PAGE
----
- Publish Date
- Thursday, 17 November 2016, 2:41PM
Rokan, Wellington Zoo’s 20 year old Sumatran Tiger, was euthanised today. The decision was made after after his health recently deteriorated.
“Our Zoo Keepers and Veterinary Team have been monitoring Rokan’s health closely over the last few years and he began to show signs of age which were affecting his mobility,” said General Manager Animal Care and Science, Mauritz Basson. “Rokan has had regular medical examinations and we were able to manage his arthritis with pain relief and anti-inflammatories, but his lameness has increased over recent months.”
“Close observations over the last month showed that he was no longer able to move comfortably and easily. The welfare of our animals is paramount, and the observations showed we were no longer able to sustain his quality of life, so the decision to euthanise Rokan was made today.’
Rokan lived at Wellington Zoo for twenty years. His mother Cantik bore two litters of cubs, who have lived in zoos around Australasia. Rokan was one of her first cubs, and Cantik’s legacy has been very important for the regional breeding programme for Sumatran Tigers.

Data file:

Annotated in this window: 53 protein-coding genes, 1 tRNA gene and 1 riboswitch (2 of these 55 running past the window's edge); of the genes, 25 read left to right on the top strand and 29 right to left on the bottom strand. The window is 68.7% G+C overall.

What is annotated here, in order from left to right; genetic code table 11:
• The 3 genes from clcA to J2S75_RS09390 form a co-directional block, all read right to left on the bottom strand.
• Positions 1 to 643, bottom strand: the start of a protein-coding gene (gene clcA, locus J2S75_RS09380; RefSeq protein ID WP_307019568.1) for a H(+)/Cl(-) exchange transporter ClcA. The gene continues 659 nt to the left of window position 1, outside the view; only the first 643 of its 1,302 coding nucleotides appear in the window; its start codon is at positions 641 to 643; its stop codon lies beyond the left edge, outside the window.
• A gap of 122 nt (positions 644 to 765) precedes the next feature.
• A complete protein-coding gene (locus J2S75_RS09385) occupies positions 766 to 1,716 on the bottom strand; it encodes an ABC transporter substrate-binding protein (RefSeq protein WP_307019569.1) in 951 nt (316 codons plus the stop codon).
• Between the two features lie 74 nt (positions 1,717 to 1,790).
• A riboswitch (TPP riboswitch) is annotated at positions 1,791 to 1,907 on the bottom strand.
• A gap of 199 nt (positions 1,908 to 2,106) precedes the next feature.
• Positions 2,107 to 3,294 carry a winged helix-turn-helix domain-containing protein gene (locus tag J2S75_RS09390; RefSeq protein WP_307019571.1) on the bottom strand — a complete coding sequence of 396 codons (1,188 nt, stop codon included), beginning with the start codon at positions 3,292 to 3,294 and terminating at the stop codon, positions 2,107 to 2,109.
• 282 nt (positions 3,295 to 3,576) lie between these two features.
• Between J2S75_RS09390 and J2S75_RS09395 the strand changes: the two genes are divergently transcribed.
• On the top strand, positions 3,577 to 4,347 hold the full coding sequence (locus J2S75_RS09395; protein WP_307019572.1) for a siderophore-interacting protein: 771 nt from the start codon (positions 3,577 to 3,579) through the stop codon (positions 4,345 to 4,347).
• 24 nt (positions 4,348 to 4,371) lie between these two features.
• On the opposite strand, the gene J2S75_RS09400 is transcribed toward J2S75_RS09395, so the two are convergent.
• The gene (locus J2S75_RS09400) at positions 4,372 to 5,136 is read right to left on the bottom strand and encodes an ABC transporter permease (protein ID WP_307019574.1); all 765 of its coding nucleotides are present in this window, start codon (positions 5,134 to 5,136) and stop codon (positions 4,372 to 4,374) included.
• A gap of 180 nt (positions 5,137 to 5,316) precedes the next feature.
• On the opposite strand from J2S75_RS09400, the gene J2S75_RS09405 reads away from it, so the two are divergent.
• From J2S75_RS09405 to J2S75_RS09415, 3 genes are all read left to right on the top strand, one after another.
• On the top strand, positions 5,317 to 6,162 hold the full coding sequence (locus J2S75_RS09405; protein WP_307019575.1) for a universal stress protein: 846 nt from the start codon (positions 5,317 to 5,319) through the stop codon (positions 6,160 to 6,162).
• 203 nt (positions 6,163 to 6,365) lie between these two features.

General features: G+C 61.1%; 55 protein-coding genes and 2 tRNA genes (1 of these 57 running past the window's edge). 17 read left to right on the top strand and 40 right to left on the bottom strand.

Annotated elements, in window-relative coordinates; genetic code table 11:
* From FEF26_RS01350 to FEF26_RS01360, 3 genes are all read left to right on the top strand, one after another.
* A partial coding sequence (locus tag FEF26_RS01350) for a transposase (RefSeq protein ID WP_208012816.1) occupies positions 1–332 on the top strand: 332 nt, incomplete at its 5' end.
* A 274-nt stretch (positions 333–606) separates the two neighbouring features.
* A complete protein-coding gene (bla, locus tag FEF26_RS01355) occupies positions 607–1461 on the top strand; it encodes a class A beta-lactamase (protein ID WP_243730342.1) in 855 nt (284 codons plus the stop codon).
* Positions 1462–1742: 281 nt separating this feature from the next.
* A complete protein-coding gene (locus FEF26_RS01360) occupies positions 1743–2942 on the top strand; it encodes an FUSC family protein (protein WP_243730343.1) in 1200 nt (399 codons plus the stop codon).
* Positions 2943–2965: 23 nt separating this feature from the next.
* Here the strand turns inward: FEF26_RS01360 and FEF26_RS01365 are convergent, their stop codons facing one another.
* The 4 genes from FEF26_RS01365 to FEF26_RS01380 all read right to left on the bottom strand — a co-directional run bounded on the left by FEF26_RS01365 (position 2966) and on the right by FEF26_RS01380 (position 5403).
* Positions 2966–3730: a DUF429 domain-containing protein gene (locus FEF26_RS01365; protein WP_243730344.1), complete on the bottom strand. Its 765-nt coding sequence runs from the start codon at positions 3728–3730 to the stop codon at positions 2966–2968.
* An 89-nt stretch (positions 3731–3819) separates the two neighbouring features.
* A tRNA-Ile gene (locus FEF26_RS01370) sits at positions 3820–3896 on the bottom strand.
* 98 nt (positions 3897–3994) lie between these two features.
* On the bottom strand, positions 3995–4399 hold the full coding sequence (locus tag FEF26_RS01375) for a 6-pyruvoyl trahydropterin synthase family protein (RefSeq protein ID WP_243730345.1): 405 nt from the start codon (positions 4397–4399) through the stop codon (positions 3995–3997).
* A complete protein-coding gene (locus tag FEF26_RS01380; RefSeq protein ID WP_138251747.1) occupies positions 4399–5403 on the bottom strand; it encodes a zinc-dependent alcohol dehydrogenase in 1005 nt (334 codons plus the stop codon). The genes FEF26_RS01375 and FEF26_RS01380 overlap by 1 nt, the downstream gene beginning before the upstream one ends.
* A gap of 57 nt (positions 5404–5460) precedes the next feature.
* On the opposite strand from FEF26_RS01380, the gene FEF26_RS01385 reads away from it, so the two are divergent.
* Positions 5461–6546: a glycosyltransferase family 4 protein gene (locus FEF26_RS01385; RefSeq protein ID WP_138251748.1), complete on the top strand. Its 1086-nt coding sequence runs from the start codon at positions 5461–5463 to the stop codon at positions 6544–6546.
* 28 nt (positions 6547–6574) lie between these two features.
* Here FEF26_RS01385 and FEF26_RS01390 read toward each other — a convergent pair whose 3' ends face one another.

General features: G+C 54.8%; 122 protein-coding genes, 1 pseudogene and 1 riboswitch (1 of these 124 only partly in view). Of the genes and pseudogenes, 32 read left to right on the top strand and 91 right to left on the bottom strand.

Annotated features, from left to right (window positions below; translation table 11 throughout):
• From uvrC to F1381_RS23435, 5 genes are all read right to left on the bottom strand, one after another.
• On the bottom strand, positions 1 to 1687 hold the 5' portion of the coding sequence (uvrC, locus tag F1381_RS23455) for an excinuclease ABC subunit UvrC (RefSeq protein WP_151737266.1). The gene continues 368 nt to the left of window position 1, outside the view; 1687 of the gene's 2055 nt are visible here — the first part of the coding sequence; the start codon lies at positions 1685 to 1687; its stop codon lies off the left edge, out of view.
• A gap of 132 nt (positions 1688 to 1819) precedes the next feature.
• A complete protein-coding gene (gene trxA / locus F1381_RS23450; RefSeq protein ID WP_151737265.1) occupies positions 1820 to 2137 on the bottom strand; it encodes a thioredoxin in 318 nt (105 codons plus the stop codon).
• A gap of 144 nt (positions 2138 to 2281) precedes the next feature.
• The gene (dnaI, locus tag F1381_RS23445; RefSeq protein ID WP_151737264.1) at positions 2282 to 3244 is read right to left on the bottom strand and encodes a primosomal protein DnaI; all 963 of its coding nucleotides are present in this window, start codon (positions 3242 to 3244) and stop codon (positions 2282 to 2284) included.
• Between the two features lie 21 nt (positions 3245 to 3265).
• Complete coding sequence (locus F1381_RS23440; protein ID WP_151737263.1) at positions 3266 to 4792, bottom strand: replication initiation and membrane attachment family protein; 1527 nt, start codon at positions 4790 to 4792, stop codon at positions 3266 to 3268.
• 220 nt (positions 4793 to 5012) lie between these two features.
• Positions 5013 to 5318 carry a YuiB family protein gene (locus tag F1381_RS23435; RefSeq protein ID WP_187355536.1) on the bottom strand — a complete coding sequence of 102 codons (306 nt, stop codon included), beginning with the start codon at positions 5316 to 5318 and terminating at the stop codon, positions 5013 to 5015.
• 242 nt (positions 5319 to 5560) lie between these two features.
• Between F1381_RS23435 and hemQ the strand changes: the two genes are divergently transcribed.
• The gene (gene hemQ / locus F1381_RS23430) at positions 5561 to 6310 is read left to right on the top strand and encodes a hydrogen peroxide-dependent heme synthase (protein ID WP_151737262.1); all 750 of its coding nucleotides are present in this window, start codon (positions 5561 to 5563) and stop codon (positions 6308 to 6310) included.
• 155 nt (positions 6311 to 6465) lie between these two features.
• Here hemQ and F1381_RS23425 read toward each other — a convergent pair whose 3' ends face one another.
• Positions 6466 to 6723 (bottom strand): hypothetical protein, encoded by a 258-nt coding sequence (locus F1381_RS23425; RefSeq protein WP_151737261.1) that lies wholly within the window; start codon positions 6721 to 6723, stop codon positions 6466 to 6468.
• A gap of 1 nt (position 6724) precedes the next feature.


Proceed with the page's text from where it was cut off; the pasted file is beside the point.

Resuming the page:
“Rokan was a bit of a charmer with the female Tigers, and would get away with sneaking up on them to give them a fright,” said Carnivore Team Leader, Paul Horton, who has worked with Rokan over the last 14 years.
In the wild, Sumatran tigers live for around 14 years.
“Like lots of cats, he could be sneaky and playful – but he also had a relaxed side,” said Horton. “While he was always keen to get involved with training, he would always let you know when he had had enough.”
There are less than 400 Sumatran Tigers left in the wild, with the critically endangered animal facing grave threats from habitat destruction, poaching and illegal hunting. Large areas of their habitat are cleared to make way for large unsustainable palm oil plantations in South East Asia.
“Rokan has helped so many people find a connection with Tigers to understand the threats these animals face in the wild,” said Horton. “By choosing sustainable wood and paper products with the Forestry Stewardship Council (FSC) logo, we know that we’re looking after his wild relatives as well.”
- Wellington Zoo/NZME